In New York’s Players Club, there is an enormous portrait of Hampden as Cyrano. When I first started researching No Applause about 15 years ago, I (rightly) appalled the club’s curator by having only the sketchiest notion of whom Hampden was. I am a creature of the television age. But in the theatre, Hampden was BEYOND somebody. He was president of the Players Club for 27 years. He is depicted as Cyrano in his portrait because he had played the character of Broadway FIVE TIMES; he was the American actor most closely identified with the role prior to Jose Ferrer. He played Hamlet on Broadway THREE times (he’s second only to John Barrymore as Broadway’s most notable American Hamlet). In 1920 he began producing and directing most of the plays in which he starred. In 1925 he acquired one of New York’s most important vaudeville houses, the Colonial Theatre, and operated it for six years as Hampden’s Theatre, presenting several classics by Shakespeare and Ibsen and others, as well as Cyrano. (He’d earned his authority on Ibsen touring with Nazimova early in his career in 1907). Hampden’s last stage role was in the original production of Arthur Miller’s The Crucible in 1953.

There is much more to his stage career– nearly 50 years of legendary performances. But we live in the media age! And unfortunately Hampden came to films late in his career, and played mostly supporting roles, so he is not remembered as the great star that he was. But for those with eyes to see you can check out his work in such classics as The Hunchback of Notre Dame (1939), They Died with Their Boots On (1941), Sabrina (1954), and The Silver Chalice (1954).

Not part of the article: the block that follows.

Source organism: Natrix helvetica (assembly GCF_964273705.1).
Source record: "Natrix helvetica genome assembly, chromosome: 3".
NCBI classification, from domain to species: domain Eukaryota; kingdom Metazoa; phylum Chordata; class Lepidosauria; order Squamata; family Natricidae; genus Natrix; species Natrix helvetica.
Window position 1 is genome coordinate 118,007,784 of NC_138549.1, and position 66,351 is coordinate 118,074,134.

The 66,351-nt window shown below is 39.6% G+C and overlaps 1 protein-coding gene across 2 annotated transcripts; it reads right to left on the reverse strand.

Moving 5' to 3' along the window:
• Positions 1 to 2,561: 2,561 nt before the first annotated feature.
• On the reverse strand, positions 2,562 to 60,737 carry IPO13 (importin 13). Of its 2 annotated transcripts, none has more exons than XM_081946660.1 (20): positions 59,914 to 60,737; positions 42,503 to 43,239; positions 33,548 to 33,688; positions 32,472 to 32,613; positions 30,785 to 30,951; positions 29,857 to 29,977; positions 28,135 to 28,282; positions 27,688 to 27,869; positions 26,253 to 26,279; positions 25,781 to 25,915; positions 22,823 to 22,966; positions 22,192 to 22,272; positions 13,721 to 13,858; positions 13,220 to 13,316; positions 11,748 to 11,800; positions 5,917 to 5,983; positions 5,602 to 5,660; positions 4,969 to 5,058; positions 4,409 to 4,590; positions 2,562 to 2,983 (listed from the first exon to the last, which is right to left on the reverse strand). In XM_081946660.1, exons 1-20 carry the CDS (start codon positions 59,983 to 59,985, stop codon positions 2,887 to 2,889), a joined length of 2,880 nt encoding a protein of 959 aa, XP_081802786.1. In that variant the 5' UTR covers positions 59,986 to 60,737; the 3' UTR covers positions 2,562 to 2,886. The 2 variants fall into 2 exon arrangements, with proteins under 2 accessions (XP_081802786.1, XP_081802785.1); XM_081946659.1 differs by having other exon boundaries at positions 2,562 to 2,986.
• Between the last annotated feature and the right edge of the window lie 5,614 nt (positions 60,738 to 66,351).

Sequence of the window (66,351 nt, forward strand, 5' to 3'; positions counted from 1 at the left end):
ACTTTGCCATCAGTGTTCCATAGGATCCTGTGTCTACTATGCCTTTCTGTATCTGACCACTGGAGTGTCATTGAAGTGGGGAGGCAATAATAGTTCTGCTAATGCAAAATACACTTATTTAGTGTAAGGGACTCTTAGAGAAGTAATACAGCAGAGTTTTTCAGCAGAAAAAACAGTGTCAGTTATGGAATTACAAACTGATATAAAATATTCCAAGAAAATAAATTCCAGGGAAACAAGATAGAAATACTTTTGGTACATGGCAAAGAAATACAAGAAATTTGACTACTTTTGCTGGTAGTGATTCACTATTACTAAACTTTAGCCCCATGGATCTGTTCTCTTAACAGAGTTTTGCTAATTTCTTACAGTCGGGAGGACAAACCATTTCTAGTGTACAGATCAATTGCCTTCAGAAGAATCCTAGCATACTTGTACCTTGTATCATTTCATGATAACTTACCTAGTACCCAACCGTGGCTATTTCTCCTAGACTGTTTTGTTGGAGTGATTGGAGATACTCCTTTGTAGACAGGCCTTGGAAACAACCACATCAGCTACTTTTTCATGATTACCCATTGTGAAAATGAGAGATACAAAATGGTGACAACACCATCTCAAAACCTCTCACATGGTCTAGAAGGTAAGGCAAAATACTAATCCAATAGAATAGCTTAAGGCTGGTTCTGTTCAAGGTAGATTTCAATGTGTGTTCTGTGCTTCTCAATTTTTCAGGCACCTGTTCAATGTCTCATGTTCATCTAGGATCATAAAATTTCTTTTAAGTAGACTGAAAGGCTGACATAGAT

Hampden was the brother of the painter Paul Dougherty. 

For more on show business historyconsult No Applause, Just Throw Money: The Book That Made Vaudeville Famous, available at Amazon, Barnes and Noble, and wherever nutty books are sold.


J.H. Haverly: Maker of a Minstrel Mastodon

Posted in African American Interest, Impresarios with tags , , , , , , , on June 30, 2016 by travsd


Today is the birthday of American minstrelsy entrepreneur J.H. Haverly (1837-1901). Haverly was one of the first minstrelsy producers who was not a performer himself. He was strictly a businessman in the Keith and Albee mold, rather than someone who came up through the ranks. His aim was to make a buck, and he found innovative ways to do so (within the parameters of show biz conventions of the day, which were by modern standards unambiguously racist).